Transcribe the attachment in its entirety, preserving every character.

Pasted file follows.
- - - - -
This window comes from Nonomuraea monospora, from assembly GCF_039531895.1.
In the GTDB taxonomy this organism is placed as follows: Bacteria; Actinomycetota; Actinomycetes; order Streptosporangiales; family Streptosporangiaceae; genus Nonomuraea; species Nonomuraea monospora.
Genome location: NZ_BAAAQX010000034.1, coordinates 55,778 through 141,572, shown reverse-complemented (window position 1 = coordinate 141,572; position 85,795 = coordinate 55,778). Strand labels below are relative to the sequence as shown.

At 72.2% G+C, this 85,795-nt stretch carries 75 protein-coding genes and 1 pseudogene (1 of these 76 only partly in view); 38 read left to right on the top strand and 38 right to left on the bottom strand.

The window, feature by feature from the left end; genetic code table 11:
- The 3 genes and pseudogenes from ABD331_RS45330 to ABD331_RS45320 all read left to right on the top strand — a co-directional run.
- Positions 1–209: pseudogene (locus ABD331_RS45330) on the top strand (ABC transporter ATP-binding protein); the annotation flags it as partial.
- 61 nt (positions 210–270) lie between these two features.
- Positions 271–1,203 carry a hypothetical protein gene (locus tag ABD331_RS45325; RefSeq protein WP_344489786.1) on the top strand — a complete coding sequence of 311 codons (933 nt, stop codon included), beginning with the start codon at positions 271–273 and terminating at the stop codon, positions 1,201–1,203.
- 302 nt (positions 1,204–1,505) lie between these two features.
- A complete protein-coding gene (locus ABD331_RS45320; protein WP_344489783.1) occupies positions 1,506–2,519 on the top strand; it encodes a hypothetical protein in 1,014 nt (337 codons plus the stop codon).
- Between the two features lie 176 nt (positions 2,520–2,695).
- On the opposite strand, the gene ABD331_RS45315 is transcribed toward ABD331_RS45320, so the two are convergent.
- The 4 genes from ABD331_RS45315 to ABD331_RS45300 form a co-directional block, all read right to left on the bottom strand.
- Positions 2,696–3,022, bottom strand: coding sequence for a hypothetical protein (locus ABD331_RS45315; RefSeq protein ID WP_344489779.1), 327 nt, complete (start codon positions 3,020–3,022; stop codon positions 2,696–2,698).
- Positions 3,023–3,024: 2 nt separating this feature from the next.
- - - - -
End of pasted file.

This window comes from Nonomuraea monospora, from assembly GCF_039531895.1.
In the GTDB taxonomy this organism is placed as follows: Bacteria; Actinomycetota; Actinomycetes; order Streptosporangiales; family Streptosporangiaceae; genus Nonomuraea; species Nonomuraea monospora.
Genome location: NZ_BAAAQX010000034.1, coordinates 55,778 through 141,572, shown reverse-complemented (window position 1 = coordinate 141,572; position 85,795 = coordinate 55,778). Strand labels below are relative to the sequence as shown.

At 72.2% G+C, this 85,795-nt stretch carries 75 protein-coding genes and 1 pseudogene (1 of these 76 only partly in view); 38 read left to right on the top strand and 38 right to left on the bottom strand.

The window, feature by feature from the left end; genetic code table 11:
- The 3 genes and pseudogenes from ABD331_RS45330 to ABD331_RS45320 all read left to right on the top strand — a co-directional run.
- Positions 1–209: pseudogene (locus ABD331_RS45330) on the top strand (ABC transporter ATP-binding protein); the annotation flags it as partial.
- 61 nt (positions 210–270) lie between these two features.
- Positions 271–1,203 carry a hypothetical protein gene (locus tag ABD331_RS45325; RefSeq protein WP_344489786.1) on the top strand — a complete coding sequence of 311 codons (933 nt, stop codon included), beginning with the start codon at positions 271–273 and terminating at the stop codon, positions 1,201–1,203.
- 302 nt (positions 1,204–1,505) lie between these two features.
- A complete protein-coding gene (locus ABD331_RS45320; protein WP_344489783.1) occupies positions 1,506–2,519 on the top strand; it encodes a hypothetical protein in 1,014 nt (337 codons plus the stop codon).
- Between the two features lie 176 nt (positions 2,520–2,695).
- On the opposite strand, the gene ABD331_RS45315 is transcribed toward ABD331_RS45320, so the two are convergent.
- The 4 genes from ABD331_RS45315 to ABD331_RS45300 form a co-directional block, all read right to left on the bottom strand.
- Positions 2,696–3,022, bottom strand: coding sequence for a hypothetical protein (locus ABD331_RS45315; RefSeq protein ID WP_344489779.1), 327 nt, complete (start codon positions 3,020–3,022; stop codon positions 2,696–2,698).
- Positions 3,023–3,024: 2 nt separating this feature from the next.